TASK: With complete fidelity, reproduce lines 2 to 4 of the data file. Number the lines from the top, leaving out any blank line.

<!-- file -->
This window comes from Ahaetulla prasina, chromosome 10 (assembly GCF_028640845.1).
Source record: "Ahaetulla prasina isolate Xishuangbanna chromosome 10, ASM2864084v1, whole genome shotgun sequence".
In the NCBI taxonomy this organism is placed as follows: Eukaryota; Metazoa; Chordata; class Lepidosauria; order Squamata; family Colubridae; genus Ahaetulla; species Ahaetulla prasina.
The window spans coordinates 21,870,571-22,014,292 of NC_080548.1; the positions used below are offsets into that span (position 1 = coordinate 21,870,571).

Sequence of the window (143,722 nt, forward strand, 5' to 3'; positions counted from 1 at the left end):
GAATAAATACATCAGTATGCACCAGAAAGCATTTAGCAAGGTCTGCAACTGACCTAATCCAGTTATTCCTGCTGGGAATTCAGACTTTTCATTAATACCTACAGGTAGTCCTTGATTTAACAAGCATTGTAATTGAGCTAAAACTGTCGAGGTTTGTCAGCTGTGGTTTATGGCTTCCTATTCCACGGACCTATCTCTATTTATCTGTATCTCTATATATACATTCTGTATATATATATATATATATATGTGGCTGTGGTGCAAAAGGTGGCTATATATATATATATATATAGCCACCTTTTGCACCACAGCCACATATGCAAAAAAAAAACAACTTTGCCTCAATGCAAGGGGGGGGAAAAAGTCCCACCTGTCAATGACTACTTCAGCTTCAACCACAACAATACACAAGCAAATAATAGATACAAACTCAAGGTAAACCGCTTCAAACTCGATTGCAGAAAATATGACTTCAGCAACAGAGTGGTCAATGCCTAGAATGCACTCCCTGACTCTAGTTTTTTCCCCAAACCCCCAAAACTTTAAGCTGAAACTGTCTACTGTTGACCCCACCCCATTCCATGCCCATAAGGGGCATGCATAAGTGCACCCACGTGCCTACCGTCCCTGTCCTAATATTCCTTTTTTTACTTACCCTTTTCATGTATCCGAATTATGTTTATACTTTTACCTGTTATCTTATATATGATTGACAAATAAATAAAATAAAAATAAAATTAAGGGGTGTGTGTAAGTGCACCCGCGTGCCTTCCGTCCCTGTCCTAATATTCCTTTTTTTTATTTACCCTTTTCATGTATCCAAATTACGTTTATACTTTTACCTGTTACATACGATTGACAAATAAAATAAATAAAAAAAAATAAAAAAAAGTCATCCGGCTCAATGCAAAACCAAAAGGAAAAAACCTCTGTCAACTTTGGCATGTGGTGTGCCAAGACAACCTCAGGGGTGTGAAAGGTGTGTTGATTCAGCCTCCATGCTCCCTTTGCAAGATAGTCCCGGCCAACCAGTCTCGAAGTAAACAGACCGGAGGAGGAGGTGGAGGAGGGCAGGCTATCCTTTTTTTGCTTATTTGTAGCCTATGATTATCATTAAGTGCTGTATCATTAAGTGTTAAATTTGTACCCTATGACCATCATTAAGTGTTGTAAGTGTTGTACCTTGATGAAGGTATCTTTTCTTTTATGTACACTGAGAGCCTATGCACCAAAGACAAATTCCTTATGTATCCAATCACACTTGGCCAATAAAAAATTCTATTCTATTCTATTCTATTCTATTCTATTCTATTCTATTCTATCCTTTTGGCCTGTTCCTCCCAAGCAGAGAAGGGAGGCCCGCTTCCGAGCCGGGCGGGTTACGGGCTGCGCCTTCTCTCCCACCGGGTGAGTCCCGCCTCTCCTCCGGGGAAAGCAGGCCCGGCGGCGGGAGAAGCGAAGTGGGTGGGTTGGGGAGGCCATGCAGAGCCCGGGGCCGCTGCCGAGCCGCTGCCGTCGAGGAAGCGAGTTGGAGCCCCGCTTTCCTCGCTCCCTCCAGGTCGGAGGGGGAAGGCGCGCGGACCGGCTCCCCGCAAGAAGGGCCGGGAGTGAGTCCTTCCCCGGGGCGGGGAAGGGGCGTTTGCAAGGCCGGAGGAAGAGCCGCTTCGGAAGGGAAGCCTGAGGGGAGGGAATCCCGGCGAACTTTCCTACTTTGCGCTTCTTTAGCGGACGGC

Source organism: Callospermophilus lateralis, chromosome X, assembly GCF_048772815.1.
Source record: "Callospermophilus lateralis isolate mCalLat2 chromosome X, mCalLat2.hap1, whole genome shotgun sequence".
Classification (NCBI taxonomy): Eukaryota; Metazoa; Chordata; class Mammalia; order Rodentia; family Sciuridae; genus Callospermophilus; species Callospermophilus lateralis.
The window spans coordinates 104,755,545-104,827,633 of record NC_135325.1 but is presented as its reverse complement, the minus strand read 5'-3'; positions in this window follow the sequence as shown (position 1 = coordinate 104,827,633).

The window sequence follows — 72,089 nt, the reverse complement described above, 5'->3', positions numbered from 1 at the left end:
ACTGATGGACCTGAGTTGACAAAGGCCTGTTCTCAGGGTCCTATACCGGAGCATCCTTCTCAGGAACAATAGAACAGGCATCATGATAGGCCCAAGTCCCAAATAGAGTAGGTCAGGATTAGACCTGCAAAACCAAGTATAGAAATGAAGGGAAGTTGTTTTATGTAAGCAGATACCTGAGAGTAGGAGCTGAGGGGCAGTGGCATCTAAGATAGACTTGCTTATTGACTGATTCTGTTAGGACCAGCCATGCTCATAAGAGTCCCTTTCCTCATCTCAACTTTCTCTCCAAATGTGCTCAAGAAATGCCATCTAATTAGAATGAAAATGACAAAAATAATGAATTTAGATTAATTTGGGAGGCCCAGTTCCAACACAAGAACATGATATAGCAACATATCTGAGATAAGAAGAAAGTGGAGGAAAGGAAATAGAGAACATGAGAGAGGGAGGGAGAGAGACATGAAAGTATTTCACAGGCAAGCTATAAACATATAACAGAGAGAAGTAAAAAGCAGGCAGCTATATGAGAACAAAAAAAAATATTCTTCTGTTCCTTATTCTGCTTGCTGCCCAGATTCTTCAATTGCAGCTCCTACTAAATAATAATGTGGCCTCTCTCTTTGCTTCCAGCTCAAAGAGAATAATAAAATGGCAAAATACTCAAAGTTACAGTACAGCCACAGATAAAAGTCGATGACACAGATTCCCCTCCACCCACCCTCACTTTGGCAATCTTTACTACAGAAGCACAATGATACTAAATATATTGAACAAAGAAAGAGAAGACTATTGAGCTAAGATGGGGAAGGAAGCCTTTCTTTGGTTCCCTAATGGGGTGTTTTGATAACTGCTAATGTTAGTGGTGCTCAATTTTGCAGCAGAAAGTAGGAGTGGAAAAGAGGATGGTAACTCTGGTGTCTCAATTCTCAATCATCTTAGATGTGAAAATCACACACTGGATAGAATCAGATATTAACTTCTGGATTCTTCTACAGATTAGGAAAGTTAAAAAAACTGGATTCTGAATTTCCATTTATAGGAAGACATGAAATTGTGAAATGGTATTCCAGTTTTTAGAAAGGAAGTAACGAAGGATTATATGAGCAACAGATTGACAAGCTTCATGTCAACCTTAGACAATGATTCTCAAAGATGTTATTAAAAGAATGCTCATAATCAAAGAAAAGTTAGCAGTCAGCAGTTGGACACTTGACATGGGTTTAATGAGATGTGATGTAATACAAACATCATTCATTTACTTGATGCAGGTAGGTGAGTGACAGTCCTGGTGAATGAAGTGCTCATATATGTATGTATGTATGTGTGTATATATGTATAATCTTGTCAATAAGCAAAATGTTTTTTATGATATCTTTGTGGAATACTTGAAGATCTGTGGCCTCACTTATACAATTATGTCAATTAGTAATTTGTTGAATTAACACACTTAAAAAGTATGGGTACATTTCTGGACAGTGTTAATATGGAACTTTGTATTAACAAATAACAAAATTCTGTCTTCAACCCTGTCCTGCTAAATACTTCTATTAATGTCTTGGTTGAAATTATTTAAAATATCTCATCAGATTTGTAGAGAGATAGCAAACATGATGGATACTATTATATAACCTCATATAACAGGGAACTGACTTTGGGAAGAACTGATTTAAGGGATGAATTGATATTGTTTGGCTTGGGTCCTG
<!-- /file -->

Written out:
Source record: "Ahaetulla prasina isolate Xishuangbanna chromosome 10, ASM2864084v1, whole genome shotgun sequence".
In the NCBI taxonomy this organism is placed as follows: Eukaryota; Metazoa; Chordata; class Lepidosauria; order Squamata; family Colubridae; genus Ahaetulla; species Ahaetulla prasina.
The window spans coordinates 21,870,571-22,014,292 of NC_080548.1; the positions used below are offsets into that span (position 1 = coordinate 21,870,571).